Warfare: Hammer Horror



Metal Forces Number 54 September 1990

Written By Mike Exley

“I had actually started to write this review several issues ago, but constant set backs and delays kept this excellent product off the street, that is until now. Strictly this isn’t an album by the Warfare that most people know, there’s no bash and crash, little unsociable behaviour and certainly no swearing. It’s a totally alternative metal album dedicated to a company which itself is seen today as original.

Original is a word you’ll hear quite often in this review, the Warfare line-up has changed and been added to for this project but the basic philosophy remains, “we do this because we want to remain original!”

Now, die hard Warfare fans bred on “Mayhem Fucking Mayhem,” will probably choke on their Weetabix when they hear this, but really they shouldn’t, because to be a fan of this band is to snub the stereotype and to put for ones identity in a similar way to Hammer’s early years. I appreciate that the lyrics might seem fantastic and that all that keyboard and sax might seem OTT, but Hammer was fantasy and Warfare aren’t really springing this stuff out of the blue (“A Conflict Of Hatred”). Instead of insulting the auspicious studio with the blood and gore stuff the band lay a subtle musical statement alongside the Hammer stories which could almost be there as a modern day musical film score and with crisp production and mature orchestration, shown beautifully on “Plague Of Zombies,” or “Solo Of Shadows.” It’s really quite astonishing how a band that produced songs such as “Projectile Vomit” or “Mayhem Fucking Mayhem,” could now put so much feeling into a track like “Tales Of The Gothic Genre.”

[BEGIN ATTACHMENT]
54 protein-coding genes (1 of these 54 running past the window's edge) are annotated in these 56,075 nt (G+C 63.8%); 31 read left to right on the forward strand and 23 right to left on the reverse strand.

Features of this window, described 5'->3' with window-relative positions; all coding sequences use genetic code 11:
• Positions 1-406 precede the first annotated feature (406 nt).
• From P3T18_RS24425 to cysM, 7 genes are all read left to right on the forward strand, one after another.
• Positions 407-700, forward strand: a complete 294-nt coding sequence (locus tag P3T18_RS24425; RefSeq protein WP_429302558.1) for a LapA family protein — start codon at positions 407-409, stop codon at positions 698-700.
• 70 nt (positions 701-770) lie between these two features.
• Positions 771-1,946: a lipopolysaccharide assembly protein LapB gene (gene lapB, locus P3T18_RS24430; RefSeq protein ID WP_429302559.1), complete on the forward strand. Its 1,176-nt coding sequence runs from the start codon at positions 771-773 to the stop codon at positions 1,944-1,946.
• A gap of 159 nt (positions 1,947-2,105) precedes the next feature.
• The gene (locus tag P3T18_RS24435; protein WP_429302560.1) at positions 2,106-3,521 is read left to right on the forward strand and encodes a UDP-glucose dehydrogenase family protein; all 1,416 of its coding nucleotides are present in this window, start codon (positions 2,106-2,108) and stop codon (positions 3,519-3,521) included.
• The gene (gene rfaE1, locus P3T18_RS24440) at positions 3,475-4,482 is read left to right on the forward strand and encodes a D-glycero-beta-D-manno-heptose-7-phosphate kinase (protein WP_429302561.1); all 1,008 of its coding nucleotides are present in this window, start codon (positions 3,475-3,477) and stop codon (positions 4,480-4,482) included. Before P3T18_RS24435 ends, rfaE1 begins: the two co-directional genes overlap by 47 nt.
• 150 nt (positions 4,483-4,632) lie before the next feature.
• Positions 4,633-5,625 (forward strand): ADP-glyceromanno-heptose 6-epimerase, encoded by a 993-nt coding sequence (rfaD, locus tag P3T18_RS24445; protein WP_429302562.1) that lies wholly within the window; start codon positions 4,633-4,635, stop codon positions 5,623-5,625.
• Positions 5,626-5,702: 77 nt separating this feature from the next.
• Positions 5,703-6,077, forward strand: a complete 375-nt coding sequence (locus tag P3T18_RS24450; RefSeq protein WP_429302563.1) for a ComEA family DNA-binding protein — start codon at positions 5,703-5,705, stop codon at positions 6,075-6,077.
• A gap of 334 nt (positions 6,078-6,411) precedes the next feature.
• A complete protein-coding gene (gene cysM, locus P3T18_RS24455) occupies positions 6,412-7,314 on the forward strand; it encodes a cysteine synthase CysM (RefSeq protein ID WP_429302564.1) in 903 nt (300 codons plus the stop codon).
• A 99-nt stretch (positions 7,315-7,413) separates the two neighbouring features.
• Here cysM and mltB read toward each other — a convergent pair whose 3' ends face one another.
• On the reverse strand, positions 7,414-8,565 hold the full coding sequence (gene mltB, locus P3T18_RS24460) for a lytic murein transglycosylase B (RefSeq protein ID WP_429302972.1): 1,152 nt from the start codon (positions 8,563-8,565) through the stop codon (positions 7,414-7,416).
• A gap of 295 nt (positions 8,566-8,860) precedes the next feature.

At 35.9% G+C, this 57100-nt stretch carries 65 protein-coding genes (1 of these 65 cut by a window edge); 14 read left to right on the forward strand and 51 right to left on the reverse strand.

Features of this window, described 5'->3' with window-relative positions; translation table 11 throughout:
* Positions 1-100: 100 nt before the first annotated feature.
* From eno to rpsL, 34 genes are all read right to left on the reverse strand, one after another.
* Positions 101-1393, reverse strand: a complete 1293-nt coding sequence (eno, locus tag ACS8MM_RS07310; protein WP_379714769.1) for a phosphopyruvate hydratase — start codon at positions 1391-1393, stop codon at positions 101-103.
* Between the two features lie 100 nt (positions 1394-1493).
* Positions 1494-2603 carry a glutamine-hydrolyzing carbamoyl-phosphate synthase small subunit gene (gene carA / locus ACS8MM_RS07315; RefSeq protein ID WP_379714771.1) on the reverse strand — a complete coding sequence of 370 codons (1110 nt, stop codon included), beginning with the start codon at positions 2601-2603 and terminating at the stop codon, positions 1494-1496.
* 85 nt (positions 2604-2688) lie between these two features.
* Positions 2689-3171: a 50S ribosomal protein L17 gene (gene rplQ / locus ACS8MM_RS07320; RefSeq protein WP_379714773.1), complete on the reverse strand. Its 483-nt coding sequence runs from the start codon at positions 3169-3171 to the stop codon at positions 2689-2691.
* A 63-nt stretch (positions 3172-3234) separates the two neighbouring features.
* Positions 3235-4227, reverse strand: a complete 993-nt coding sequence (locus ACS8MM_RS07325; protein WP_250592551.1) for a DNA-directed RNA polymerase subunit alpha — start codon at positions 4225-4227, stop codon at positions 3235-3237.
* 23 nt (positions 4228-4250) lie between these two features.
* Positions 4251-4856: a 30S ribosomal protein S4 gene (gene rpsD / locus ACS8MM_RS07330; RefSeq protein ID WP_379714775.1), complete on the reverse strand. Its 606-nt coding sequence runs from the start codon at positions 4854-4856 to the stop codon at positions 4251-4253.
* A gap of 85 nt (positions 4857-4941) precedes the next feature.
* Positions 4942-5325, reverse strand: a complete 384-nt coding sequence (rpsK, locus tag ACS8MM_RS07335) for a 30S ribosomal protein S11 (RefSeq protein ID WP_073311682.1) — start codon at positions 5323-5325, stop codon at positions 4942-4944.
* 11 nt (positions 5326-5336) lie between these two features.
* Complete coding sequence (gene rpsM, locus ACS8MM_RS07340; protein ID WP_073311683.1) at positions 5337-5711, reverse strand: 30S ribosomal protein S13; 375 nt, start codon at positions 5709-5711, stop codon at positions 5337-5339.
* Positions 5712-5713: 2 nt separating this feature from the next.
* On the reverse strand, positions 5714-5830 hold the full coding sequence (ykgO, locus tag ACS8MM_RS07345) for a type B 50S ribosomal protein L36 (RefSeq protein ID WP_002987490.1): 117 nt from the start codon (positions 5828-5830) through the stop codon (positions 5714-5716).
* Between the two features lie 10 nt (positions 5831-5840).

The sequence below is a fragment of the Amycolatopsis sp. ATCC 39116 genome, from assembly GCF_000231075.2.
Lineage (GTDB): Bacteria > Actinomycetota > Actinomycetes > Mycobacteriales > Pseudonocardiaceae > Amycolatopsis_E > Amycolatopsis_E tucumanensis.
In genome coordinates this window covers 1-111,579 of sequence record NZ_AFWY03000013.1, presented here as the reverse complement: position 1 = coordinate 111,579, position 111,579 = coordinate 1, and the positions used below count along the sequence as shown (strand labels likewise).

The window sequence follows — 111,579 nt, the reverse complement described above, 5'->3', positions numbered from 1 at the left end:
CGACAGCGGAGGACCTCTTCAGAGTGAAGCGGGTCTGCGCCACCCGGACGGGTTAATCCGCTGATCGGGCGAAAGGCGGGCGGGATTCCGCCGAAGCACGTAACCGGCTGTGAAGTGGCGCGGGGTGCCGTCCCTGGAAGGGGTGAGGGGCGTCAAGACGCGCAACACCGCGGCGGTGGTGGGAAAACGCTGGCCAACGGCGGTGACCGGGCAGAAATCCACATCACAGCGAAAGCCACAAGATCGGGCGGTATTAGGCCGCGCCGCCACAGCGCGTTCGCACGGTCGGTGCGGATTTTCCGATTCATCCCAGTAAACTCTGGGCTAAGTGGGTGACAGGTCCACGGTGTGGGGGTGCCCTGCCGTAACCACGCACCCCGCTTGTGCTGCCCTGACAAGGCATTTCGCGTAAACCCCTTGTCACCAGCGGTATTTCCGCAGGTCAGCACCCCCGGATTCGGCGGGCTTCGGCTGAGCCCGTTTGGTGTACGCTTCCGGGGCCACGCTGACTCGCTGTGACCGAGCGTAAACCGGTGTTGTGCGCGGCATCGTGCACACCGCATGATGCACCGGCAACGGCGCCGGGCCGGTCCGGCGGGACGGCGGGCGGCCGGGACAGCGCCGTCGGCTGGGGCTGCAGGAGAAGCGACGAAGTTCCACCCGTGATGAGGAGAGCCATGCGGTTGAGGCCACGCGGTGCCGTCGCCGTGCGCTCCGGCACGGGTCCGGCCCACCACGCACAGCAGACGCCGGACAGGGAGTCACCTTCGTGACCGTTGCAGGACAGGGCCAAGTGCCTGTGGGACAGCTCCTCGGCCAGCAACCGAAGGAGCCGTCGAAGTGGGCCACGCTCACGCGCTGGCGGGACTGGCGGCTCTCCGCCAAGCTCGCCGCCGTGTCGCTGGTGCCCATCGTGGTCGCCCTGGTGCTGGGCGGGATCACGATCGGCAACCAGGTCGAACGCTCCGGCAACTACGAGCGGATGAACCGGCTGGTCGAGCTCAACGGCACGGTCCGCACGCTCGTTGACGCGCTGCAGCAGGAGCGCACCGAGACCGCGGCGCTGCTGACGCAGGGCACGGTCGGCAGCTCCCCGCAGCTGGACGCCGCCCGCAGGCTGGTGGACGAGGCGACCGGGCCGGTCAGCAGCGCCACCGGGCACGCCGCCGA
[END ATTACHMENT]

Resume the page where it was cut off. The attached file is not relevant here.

The album may be difficult to pin down at times and it’s difficult to compare it’s qualities as an album to it’s qualities as a Warfare product due to the two intertwining, but I’m sure you’ll find pursuing the solution very rewarding.

If you like sweating it off a bit though and really can’t do without it, there’s still “Baron Frankenstein” to keep you happy but this is just a mere fraction of the time on the LP and should not be the sole reason you undertake it’s listening. Be fairer on yourself, allow more alternatives to take a hold and if this sounds like preaching (usually a cardinal sin for journalists to do) it is and I don’t care.



Fear Magazine No.21 September 1990

Written by John Gilbert

The calm, oppressive atmosphere of Hammer’s gothic countryside disturbed by the raging torments of rock guitar and the pendulum beats of drums: I couldn’t imagine it at first but once I’d heard Warfare’s heartfelt tribute to Hammer’s horror tradition, I had to admit a certain liking for it.

The enthusiasm the lads show on their album is infectious, and equivalent to that displayed by Cushing and Lee on the set of a Dracula or Frankenstein movie. Evo, the group’s energetic lead singer and writer, storms out the words to such tracks as ‘Hammer Horror’ ‘Plague Of The Zombie’ and ‘Solo Of My Shadows’. My favourite anthems, however, have to be ‘Phantom Of the Opera’ which does not mention the central character once but he keeps reminding you that he is there in the shadows, and ‘Scream Of The Vampire’ which is indeed an accolade of Hammer  at its hammiest.

Pure-blooded rock aficionados may not appreciate the somewhat restrained and muted music and lyrics, but Hammer fans will be pleased to know that the words are decipherable, and surprisingly relevant to the subject matter. Evo is obviously a Hammer fan (see FEAR Issue 20) and, within the context of rock music, has obviously done some justice to the filmic material. Buy it and experience yet another aspect of the Hammer horror phenomenon.